Home » Sri Lankan Foreign Minister Wades Into India-Canada Controversy

Sri Lankan Foreign Minister Wades Into India-Canada Controversy


In a statement to ANI on September 25, Foreign Minister Ali Sabry accused Canada of harboring terrorists and criticized Canadian Prime Minister Justin Trudeau for baseless allegations against India.

“Some of the terrorists have found safe haven in Canada,” a reference to front organizations of the Liberation Tigers of Tamil Eelam (LTTE) operating from Canadian soil, despite Canada officially proscribing the LTTE in 2006.

The Canadian prime minister made “some outrageous allegations without any supporting proof,” Sabry said.

On September 18, Trudeau told the Canadian Parliament that his government was “actively pursuing credible allegations” linking Indian government agents to the killing of Hardeep Singh Nijjar, a Sikh separatist leader and Canadian citizen, in British Columbia in June. India had labeled Nijjar a terrorist for advocating Khalistan, an independent Sikh state, and dismissed the murder allegation as baseless. India-Canada relations have deteriorated significantly since.

They did “the same thing… against Sri Lanka,” Sabry said, pointing to the “terrible, total lie” perpetuated by Western countries that Sri Lanka had carried out “a genocide” in the final stages of the civil war. “Everybody knows there was no genocide in our country,” the Sri Lankan foreign minister asserted.

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Sabry also drew attention to Trudeau’s recent honoring of a Ukrainian who fought alongside the Nazis during the Second World War. “Sometimes PM Trudeau comes out with outrageous and substantiated allegations,” he said.

Sabry’s comment, seen as an attempt to align Sri Lanka with India, has drawn both support and criticism domestically. It raises questions about the potential long-term benefits and risks for Sri Lanka amid regional diplomatic tensions.

It is not often that Sri Lanka openly weighs in on disputes between other nations. Apart from its support for the Palestinians, Sri Lanka usually responds to any crisis with a watered-down statement calling for peace and quick resolution to hostilities.

However, Sabry’s outspoken stance on the Canada-India spat has evoked concern both in the media and political circles, as his remarks could strain relations with Canada, a historical supporter of U.N. resolutions against Sri Lanka. Earlier this year, Canada imposed sanctions on four high-ranking Sri Lankan officials, including former executive Presidents Mahinda Rajapaksa and Gotabaya Rajapaksa.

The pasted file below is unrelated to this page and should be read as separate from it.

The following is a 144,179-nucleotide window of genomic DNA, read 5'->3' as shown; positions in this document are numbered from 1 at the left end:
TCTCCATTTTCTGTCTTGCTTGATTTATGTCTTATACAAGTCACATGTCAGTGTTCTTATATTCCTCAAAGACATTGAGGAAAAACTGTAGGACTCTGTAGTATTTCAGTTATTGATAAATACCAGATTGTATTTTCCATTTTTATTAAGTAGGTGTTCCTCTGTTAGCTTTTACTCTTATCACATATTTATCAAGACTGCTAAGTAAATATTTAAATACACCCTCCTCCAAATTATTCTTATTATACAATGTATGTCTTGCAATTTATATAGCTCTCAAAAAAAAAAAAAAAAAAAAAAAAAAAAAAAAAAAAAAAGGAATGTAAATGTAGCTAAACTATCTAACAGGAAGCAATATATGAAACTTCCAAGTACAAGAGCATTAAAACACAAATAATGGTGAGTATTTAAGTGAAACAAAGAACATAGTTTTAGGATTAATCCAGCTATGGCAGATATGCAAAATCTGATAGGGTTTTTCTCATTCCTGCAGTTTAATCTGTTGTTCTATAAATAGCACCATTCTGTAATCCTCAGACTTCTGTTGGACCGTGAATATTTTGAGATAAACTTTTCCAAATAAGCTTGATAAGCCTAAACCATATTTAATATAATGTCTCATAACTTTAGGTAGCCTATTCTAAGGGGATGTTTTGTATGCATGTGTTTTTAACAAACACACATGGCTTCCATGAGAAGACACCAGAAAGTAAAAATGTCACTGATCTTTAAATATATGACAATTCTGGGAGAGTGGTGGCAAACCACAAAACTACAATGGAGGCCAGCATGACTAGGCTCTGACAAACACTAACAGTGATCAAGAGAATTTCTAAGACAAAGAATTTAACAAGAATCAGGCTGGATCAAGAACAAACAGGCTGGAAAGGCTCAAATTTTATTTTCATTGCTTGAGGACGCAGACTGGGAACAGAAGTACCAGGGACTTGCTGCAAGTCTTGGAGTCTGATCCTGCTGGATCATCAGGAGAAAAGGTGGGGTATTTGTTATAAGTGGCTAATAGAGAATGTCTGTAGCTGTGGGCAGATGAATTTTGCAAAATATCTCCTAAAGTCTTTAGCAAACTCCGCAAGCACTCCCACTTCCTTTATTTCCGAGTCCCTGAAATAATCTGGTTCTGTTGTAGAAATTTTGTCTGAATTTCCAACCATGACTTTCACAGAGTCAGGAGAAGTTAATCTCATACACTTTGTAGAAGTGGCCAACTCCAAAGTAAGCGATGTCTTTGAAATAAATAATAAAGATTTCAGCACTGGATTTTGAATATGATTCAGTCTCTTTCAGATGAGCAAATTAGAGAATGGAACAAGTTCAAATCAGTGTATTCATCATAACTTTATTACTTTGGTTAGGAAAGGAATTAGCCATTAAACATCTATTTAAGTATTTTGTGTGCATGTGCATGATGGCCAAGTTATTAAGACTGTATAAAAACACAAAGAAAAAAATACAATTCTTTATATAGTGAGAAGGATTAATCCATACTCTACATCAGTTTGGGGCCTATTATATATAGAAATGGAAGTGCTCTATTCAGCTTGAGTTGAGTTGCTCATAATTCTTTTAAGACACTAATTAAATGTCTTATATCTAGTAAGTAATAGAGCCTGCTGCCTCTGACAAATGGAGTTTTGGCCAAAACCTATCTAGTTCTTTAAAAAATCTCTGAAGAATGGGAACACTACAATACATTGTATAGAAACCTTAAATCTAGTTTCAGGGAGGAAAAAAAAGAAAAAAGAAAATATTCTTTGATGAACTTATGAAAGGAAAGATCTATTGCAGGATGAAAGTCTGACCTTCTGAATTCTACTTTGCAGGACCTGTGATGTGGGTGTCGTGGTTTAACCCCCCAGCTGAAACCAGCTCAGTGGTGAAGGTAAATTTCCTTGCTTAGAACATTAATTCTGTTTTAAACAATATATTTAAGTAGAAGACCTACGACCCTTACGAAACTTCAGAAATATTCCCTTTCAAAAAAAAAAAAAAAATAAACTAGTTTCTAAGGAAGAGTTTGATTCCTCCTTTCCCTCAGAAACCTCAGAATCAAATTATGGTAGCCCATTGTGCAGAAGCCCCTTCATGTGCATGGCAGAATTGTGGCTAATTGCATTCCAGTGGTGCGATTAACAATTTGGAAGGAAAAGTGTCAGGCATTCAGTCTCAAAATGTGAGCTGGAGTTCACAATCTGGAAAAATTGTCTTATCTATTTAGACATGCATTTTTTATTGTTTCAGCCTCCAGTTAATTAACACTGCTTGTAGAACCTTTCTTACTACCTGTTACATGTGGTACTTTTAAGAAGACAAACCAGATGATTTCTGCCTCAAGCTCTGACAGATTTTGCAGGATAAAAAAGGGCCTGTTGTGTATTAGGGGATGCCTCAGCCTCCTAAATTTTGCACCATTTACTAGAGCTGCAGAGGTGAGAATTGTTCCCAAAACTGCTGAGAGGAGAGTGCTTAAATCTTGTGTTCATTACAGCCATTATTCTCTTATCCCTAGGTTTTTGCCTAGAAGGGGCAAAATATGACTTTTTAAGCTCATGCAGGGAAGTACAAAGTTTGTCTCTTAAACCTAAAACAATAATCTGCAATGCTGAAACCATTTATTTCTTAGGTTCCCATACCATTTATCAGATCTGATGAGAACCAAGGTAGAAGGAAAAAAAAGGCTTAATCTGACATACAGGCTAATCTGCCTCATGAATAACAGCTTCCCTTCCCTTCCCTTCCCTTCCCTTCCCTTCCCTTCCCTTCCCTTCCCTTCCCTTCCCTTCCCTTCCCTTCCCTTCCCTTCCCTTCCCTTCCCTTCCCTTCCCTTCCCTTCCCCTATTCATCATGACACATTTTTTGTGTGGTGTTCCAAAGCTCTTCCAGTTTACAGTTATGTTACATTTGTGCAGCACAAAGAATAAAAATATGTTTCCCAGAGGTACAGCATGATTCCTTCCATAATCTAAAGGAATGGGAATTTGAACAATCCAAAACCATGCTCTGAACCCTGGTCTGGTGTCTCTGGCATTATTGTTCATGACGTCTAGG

An editorial in Daily Mirror criticized Sabry for interfering in a conflict between India and Canada, deeming it irrelevant to Sri Lanka’s national interests.

Despite the potential fallout, recent trends indicate Sri Lanka’s efforts to strengthen ties with India. A senior diplomat revealed that the foreign ministry has allocated 80 percent of its resources to improve relations with India, recognizing the geopolitical importance of a strong partnership. For example, Sri Lanka would always have a hard time accessing Chinese technical and financial assistance, vital for converting the country into a logistics hub, unless India is convinced that Sri Lanka poses no threat to its national security. Given this context, Sabry’s statement can be seen as an attempt to convince India that Sri Lanka is aligned with India.

Uditha Devapriya, the lead researcher at Colombo-based foreign policy think-tank Factum, views Sabry’s interview as a strategic move to win India’s favor. Despite Sri Lanka’s relatively minor role in the international system, Sabry’s statements garnered wide publicity in the Indian media, potentially winning over influential sections of the Indian establishment.

Devapriya suggests that such support from Sri Lanka could be instrumental for India, especially at the United Nations Human Rights Council (UNHRC), where Canada is expected to lead efforts against Sri Lanka.

Some Indian journalists have drawn parallels between Canada’s approach to the LTTE and Sikh separatist movements, noting similarities in the alleged involvement of such groups in influencing Canadian policies.

Pointing out that even the Indian vernacular press had given prominence to Sabry’s critique of Trudeau, Devapriya observed that “at least in the short-term [Sabry’s statement] can lead to a lot of goodwill from the Indian side. Sri Lanka needs Indian support at the UNHRC” when Sri Lanka’s human rights record is debated.

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“Canada will lead the charge against Sri Lanka at the UNHRC and India of course can act as a counterbalance,” Devapriya said. “This is probably what Sabry was thinking.”

However, Asanga Abeyagoonasekera, a noted Sri Lankan geopolitical analyst and senior fellow at The Millennium Project, criticized the foreign minister for weighing in on the Canada-India dispute, characterizing it as a serious error in judgment.

Sabry “decided to piggyback on the crisis equating Sri Lanka’s concerns with Canada on sheltering LTTE,” he said.

Abeyagoonasekera argued that Sabry’s attempt to link Sri Lanka’s concerns with Canada to its sheltering of the LTTE with its issues with India is fundamentally flawed. “This misstep,” according to Abeyagoonasekera, could further antagonize nations in the Five Eyes alliance, particularly on matters related to the Easter Sunday attack allegations and human rights concerns raised by the UNHRC.

“On the Tamilian human rights, India will always take a pro-Tamilian position due to the domestic political constraints,” Abeyagoonasekera said.

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